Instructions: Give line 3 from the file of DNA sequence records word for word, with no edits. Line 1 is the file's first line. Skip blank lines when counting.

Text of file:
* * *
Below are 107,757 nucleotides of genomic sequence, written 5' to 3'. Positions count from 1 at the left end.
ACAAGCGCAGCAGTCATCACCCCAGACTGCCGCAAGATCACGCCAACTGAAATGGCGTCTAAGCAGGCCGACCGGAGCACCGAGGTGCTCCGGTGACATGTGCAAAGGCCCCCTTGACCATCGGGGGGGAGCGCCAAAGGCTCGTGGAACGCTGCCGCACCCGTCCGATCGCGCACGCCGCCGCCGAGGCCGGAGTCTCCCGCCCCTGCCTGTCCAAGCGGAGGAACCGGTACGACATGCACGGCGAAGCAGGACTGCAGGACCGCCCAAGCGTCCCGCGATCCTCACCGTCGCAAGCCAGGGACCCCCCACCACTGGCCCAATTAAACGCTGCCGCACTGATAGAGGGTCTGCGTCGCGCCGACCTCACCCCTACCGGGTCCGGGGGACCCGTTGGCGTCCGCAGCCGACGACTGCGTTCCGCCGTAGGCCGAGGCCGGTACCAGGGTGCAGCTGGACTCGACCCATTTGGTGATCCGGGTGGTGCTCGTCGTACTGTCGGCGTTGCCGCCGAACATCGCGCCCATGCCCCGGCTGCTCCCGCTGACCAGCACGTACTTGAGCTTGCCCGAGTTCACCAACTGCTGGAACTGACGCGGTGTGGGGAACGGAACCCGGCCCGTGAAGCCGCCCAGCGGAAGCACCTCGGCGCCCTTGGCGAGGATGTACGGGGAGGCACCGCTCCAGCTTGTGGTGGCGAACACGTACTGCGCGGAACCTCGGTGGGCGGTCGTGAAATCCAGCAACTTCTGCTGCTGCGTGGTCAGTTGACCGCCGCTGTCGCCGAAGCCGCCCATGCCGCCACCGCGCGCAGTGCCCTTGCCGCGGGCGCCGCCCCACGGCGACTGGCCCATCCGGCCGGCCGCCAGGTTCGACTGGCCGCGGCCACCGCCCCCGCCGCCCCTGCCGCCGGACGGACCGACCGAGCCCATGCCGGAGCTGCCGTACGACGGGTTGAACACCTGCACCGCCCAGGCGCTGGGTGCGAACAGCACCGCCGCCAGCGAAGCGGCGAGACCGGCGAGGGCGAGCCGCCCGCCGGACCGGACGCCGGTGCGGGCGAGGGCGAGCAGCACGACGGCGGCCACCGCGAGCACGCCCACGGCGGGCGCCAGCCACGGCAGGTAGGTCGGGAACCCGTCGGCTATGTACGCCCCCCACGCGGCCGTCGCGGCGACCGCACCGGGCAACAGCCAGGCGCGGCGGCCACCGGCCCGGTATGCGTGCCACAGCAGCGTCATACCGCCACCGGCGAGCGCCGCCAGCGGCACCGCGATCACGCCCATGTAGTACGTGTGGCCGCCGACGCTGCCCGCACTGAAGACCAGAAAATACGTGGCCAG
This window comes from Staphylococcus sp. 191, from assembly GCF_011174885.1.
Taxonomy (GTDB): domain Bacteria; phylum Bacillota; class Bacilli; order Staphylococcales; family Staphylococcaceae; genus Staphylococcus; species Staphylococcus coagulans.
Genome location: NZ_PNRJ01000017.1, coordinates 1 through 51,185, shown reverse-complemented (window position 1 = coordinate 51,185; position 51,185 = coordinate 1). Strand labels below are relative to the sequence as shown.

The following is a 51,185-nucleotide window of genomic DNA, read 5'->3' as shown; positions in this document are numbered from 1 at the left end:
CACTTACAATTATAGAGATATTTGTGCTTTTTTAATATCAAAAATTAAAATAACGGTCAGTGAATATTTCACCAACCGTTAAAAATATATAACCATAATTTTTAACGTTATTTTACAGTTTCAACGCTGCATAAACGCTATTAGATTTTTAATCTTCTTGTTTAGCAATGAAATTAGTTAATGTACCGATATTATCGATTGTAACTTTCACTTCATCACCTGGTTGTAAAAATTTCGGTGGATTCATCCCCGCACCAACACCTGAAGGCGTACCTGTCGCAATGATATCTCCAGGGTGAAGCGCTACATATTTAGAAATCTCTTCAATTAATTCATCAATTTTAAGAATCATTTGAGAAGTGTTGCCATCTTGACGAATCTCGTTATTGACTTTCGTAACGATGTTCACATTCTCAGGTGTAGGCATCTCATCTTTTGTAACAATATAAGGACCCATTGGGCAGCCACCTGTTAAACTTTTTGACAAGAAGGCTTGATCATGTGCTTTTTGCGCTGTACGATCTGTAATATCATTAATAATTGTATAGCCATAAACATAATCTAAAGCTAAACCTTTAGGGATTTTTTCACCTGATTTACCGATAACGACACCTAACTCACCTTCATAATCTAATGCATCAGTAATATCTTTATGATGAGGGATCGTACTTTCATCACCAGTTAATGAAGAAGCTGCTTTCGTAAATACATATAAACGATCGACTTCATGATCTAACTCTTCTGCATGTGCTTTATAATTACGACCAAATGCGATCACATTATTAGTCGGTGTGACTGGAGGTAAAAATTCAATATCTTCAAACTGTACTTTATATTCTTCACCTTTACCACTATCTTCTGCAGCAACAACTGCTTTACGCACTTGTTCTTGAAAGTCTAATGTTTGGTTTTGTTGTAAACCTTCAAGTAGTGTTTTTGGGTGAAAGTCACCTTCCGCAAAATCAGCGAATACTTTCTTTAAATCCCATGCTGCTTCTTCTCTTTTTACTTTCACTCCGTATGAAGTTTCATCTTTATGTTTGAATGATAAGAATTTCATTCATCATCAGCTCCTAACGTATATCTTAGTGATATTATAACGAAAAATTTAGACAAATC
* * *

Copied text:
This window comes from Staphylococcus sp. 191, from assembly GCF_011174885.1.